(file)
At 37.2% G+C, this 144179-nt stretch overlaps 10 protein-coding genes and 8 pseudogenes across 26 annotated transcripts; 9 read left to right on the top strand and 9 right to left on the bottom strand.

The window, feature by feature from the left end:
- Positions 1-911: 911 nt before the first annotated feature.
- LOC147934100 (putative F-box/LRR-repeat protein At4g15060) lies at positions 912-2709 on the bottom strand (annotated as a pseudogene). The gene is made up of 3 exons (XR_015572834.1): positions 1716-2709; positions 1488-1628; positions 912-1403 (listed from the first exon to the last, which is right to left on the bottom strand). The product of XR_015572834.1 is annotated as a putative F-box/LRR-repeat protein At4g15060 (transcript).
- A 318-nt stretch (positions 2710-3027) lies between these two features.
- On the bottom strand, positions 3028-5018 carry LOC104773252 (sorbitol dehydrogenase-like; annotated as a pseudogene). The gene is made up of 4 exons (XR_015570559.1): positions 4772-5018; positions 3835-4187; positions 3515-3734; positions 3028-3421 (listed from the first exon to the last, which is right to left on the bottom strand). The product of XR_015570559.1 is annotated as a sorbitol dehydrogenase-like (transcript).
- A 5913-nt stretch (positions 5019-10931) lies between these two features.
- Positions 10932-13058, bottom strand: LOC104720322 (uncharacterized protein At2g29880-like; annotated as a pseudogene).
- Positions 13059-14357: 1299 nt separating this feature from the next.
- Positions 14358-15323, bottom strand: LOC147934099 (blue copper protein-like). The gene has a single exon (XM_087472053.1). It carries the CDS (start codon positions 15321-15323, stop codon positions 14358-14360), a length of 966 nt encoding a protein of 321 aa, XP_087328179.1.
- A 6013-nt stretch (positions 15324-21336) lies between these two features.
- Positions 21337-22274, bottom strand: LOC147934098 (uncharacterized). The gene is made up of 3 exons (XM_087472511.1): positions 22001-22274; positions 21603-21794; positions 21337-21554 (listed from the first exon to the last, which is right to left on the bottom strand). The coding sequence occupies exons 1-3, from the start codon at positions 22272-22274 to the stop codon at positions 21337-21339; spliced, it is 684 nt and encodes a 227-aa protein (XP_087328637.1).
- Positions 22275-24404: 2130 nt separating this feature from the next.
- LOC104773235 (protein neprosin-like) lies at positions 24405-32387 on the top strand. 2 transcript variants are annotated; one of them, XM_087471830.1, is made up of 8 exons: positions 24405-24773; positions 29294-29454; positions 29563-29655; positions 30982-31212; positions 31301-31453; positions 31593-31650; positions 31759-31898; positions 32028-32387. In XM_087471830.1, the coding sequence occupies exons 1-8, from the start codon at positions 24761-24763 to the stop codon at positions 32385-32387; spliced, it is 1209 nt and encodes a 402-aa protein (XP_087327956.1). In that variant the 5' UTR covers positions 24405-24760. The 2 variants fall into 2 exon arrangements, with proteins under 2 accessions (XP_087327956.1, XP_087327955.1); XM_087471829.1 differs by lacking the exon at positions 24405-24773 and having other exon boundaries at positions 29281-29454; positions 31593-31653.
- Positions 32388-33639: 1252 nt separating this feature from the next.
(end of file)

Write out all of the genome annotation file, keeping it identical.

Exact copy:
At 37.2% G+C, this 144179-nt stretch overlaps 10 protein-coding genes and 8 pseudogenes across 26 annotated transcripts; 9 read left to right on the top strand and 9 right to left on the bottom strand.

The window, feature by feature from the left end:
- Positions 1-911: 911 nt before the first annotated feature.
- LOC147934100 (putative F-box/LRR-repeat protein At4g15060) lies at positions 912-2709 on the bottom strand (annotated as a pseudogene). The gene is made up of 3 exons (XR_015572834.1): positions 1716-2709; positions 1488-1628; positions 912-1403 (listed from the first exon to the last, which is right to left on the bottom strand). The product of XR_015572834.1 is annotated as a putative F-box/LRR-repeat protein At4g15060 (transcript).
- A 318-nt stretch (positions 2710-3027) lies between these two features.
- On the bottom strand, positions 3028-5018 carry LOC104773252 (sorbitol dehydrogenase-like; annotated as a pseudogene). The gene is made up of 4 exons (XR_015570559.1): positions 4772-5018; positions 3835-4187; positions 3515-3734; positions 3028-3421 (listed from the first exon to the last, which is right to left on the bottom strand). The product of XR_015570559.1 is annotated as a sorbitol dehydrogenase-like (transcript).
- A 5913-nt stretch (positions 5019-10931) lies between these two features.
- Positions 10932-13058, bottom strand: LOC104720322 (uncharacterized protein At2g29880-like; annotated as a pseudogene).
- Positions 13059-14357: 1299 nt separating this feature from the next.
- Positions 14358-15323, bottom strand: LOC147934099 (blue copper protein-like). The gene has a single exon (XM_087472053.1). It carries the CDS (start codon positions 15321-15323, stop codon positions 14358-14360), a length of 966 nt encoding a protein of 321 aa, XP_087328179.1.
- A 6013-nt stretch (positions 15324-21336) lies between these two features.
- Positions 21337-22274, bottom strand: LOC147934098 (uncharacterized). The gene is made up of 3 exons (XM_087472511.1): positions 22001-22274; positions 21603-21794; positions 21337-21554 (listed from the first exon to the last, which is right to left on the bottom strand). The coding sequence occupies exons 1-3, from the start codon at positions 22272-22274 to the stop codon at positions 21337-21339; spliced, it is 684 nt and encodes a 227-aa protein (XP_087328637.1).
- Positions 22275-24404: 2130 nt separating this feature from the next.
- LOC104773235 (protein neprosin-like) lies at positions 24405-32387 on the top strand. 2 transcript variants are annotated; one of them, XM_087471830.1, is made up of 8 exons: positions 24405-24773; positions 29294-29454; positions 29563-29655; positions 30982-31212; positions 31301-31453; positions 31593-31650; positions 31759-31898; positions 32028-32387. In XM_087471830.1, the coding sequence occupies exons 1-8, from the start codon at positions 24761-24763 to the stop codon at positions 32385-32387; spliced, it is 1209 nt and encodes a 402-aa protein (XP_087327956.1). In that variant the 5' UTR covers positions 24405-24760. The 2 variants fall into 2 exon arrangements, with proteins under 2 accessions (XP_087327956.1, XP_087327955.1); XM_087471829.1 differs by lacking the exon at positions 24405-24773 and having other exon boundaries at positions 29281-29454; positions 31593-31653.
- Positions 32388-33639: 1252 nt separating this feature from the next.